As we dive into the summer season, it’s a great time to observe wildlife at its peak. Hibernating animals have since emerged from their winter beds and all other wildlife are busy preparing for the next winter season. It’s no wonder why July celebrates Wild About Wildlife. Unleash your group’s wild-side and explore “July Untamed” with the activity ideas below.
INVITE A WILDLIFE CONSERVATIONIST – Arrange a virtual educational presentation with a local wildlife conservationist. Ask them to share information about native plants and species vital to your community’s ecosystem. How has the ecosystem changed over the years? What can you, as a facility, do to enhance your green space to support wildlife? Encourage members to come with their own questions, too.
HONEY BEES – Often overlooked, honey bees are vital to sustaining our national ecosystem. Prepare a brief presentation about honey bees using resources from your local library. If you have a family or staff member who keeps bees, ask them to share about their experience. Reminisce with members about beekeeping and processing honey. What’s their favorite recipe that uses honey? If you can, make that recipe together.
REPURPOSED BIRD FEEDERS & BIRD BATHS – Gather miscellaneous items you have in your activity closet, such as unused terra-cotta pots, teacups, tin cans, or craft sticks. Use paints, glue, string, and other craft material to transform your items into bird feeders or bird baths. If you need help getting started, check out Home Stories for ideas that might work for you.
UNTAMED SUMMER REMINISCENCE – Reminisce with your group about summertime as a youth. Ask: What summer activities did you most enjoy when younger? How did you spend your free time in the summer? Did you have a summer job and if so, tell us about it. Where did you like to vacation with your family? Did the circus or county fair come to your town in the summer? Did you spend most of your time outdoors? What was a summer highlight that you looked forward to each year? Head outdoors with your group and serve lemonade or iced tea as you reminisce together.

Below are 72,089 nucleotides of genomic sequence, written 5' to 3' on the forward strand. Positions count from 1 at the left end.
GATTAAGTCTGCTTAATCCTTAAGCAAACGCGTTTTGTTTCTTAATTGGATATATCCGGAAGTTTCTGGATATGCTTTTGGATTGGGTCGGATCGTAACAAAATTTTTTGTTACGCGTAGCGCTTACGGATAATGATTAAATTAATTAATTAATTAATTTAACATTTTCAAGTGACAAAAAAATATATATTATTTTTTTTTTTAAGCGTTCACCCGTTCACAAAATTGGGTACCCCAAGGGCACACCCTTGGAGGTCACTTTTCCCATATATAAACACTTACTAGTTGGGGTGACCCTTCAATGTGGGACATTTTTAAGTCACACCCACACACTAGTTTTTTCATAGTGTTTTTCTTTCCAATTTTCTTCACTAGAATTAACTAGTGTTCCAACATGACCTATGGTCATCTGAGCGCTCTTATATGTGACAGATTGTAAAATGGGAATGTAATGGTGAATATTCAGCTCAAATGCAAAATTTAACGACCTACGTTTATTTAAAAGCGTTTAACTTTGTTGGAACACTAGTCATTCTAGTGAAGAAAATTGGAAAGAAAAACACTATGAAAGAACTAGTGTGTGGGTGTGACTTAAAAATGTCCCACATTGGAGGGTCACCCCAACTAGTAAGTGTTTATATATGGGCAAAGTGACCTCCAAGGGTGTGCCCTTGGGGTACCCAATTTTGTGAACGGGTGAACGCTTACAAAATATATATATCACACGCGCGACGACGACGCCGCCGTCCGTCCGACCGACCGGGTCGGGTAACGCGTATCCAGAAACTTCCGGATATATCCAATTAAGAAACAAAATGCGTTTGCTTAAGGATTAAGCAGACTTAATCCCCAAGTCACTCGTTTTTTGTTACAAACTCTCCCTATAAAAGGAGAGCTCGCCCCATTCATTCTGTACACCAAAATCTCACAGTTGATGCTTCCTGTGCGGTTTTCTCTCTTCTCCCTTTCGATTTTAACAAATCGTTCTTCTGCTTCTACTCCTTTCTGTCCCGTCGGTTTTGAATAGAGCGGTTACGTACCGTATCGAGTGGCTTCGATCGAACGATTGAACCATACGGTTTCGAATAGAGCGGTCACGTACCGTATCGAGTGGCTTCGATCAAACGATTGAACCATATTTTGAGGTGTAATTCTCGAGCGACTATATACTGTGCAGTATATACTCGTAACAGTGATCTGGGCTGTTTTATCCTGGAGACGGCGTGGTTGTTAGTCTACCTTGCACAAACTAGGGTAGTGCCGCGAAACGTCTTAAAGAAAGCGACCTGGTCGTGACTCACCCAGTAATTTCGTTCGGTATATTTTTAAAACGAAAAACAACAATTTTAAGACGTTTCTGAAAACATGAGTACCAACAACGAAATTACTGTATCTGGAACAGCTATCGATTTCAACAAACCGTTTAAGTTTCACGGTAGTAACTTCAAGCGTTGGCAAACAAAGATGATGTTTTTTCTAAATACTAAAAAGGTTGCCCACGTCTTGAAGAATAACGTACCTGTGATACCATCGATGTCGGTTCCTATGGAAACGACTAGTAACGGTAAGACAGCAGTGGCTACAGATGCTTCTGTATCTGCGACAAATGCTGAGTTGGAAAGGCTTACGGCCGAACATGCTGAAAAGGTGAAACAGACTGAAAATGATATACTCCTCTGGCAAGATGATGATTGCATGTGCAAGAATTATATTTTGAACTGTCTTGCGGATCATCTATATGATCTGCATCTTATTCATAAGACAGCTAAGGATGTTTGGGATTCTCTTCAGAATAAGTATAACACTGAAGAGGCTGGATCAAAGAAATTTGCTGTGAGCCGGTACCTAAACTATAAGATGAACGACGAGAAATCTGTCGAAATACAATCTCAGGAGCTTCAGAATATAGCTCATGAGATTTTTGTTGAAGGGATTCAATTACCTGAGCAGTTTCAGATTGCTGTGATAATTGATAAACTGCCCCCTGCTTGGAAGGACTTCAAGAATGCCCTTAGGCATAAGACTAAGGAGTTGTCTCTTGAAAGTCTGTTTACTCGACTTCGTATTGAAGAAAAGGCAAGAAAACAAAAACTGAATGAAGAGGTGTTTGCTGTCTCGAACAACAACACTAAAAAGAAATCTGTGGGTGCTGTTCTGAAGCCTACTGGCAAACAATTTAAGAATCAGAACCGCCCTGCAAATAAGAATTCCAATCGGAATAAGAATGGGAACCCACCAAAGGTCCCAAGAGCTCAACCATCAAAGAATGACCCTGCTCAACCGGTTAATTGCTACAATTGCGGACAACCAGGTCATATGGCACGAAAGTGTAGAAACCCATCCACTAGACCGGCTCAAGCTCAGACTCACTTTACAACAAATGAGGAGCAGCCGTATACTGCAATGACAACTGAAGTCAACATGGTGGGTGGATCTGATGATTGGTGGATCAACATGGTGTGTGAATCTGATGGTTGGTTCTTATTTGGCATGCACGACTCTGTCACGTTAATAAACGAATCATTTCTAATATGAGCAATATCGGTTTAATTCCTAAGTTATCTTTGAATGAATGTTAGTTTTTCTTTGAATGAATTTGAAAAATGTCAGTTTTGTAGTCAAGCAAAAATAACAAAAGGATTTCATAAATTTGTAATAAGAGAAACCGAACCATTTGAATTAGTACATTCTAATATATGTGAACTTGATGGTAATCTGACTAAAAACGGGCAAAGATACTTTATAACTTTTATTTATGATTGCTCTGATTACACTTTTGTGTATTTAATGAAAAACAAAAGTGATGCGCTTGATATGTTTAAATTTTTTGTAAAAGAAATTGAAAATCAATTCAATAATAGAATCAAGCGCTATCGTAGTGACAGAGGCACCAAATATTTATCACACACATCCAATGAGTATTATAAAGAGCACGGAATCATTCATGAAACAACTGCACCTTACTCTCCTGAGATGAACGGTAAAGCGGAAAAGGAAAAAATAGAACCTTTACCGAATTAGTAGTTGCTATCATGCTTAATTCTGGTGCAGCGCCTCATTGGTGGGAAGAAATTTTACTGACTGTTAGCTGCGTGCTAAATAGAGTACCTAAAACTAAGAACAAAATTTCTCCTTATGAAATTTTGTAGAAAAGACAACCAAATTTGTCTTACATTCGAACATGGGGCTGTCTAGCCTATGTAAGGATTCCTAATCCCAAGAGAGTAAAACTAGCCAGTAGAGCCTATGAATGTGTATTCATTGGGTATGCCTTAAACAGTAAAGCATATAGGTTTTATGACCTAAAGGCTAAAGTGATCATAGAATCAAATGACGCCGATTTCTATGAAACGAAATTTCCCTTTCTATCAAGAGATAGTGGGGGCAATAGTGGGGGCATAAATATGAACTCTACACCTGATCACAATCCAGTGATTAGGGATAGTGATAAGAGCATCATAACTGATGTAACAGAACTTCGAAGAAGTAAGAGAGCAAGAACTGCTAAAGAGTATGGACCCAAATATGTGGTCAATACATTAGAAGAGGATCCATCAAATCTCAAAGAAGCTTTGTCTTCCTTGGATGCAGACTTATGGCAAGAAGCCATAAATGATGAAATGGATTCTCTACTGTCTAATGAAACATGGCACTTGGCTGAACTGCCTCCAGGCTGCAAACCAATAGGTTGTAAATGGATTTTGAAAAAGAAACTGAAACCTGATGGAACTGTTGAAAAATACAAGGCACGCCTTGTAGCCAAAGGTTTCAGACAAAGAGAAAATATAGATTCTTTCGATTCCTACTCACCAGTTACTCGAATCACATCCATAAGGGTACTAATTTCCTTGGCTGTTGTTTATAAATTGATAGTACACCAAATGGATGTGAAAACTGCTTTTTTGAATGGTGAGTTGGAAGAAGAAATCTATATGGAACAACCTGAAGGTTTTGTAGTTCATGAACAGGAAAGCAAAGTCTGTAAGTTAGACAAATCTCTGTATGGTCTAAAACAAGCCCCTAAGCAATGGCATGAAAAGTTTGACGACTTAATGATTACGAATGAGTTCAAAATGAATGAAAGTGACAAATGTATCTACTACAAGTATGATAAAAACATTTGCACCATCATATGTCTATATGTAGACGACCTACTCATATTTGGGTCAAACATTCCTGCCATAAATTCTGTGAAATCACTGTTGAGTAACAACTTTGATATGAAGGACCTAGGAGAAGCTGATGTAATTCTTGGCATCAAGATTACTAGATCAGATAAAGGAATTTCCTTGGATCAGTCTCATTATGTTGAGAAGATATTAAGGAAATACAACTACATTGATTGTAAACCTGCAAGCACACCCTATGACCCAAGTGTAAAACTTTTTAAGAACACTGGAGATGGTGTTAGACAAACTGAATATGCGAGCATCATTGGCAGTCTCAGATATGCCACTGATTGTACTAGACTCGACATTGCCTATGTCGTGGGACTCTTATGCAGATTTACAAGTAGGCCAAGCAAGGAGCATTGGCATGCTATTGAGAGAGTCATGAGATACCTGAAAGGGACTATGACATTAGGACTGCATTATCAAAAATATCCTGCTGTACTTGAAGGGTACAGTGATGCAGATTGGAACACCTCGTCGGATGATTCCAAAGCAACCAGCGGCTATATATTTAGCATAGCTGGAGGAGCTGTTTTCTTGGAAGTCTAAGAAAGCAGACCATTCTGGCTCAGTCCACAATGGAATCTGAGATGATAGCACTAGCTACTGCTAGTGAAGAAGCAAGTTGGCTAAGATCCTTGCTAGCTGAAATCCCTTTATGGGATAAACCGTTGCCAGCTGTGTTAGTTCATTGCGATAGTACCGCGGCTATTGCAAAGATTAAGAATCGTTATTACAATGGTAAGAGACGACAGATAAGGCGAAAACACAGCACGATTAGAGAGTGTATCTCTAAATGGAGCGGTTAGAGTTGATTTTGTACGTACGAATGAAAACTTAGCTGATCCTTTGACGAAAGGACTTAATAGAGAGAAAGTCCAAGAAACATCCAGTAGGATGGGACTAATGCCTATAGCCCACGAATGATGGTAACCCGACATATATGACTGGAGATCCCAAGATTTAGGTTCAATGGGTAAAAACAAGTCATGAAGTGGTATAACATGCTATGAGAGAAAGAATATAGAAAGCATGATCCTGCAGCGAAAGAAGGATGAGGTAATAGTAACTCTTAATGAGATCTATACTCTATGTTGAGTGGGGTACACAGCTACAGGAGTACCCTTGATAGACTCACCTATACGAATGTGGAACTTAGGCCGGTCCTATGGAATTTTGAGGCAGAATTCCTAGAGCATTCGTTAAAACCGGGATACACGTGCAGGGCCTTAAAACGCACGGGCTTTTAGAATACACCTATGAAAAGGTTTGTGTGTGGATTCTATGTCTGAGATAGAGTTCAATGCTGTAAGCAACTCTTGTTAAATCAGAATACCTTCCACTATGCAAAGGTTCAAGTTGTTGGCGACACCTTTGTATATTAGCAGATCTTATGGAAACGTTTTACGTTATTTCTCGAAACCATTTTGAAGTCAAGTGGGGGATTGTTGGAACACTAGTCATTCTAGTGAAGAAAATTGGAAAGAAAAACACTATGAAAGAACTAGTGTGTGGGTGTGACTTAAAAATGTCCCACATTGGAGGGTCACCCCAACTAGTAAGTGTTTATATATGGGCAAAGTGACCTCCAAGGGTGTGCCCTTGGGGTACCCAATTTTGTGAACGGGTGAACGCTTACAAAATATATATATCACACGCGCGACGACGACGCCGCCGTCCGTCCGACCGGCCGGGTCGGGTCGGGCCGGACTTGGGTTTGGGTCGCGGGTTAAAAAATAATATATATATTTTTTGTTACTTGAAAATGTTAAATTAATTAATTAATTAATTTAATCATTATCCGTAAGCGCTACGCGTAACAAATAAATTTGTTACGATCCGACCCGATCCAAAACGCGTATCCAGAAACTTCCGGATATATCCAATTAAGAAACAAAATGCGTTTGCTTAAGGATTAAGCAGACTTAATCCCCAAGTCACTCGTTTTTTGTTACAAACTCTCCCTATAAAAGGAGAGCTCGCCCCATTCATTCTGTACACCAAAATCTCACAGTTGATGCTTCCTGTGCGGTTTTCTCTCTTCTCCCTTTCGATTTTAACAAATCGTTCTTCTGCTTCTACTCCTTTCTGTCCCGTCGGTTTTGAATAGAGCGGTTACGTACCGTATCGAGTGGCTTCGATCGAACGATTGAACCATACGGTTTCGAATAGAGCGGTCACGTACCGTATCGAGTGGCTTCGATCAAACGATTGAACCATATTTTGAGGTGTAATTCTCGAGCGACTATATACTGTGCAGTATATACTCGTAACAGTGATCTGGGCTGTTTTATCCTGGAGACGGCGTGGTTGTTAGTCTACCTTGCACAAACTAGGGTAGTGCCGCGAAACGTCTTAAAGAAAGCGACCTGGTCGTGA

THE MUSIC OF WILDLIFE – “Flight of the Bumblebee,” “The Lark Ascending,” “Carnival of the Animals,” and “Peter and the Wolf” are just a few of the many classical pieces that were inspired by wildlife. Find these songs, and more, on your favorite music streaming website and play for your group. As they listen, ask them what creature inspired the song. Afterwards, reveal the answer. Share the song’s composer and brief facts about each piece. Pair this with another activity – painting to the music – where participants paint according to the inspiration of the song. If painting is too challenging, print wildlife adult coloring pages and encourage members to color as they listen to the music.
NATURE DOCUMENTARY – As the weather heats up, keep members cool indoors with a series of nature documentaries, such as “Planet Earth.” Afterwards, discuss what new information members learned or found surprising. Reminisce about related experiences or places members may have visited during their lifetime.
WILDLIFE SCAVENGER HUNT – Make a list of common species found around your facility, such as birds, frogs, squirrels, chipmunks, or insects. Create a scavenger hunt for members to complete as they walk outdoors. Organize a group walk, or encourage members to participate independently.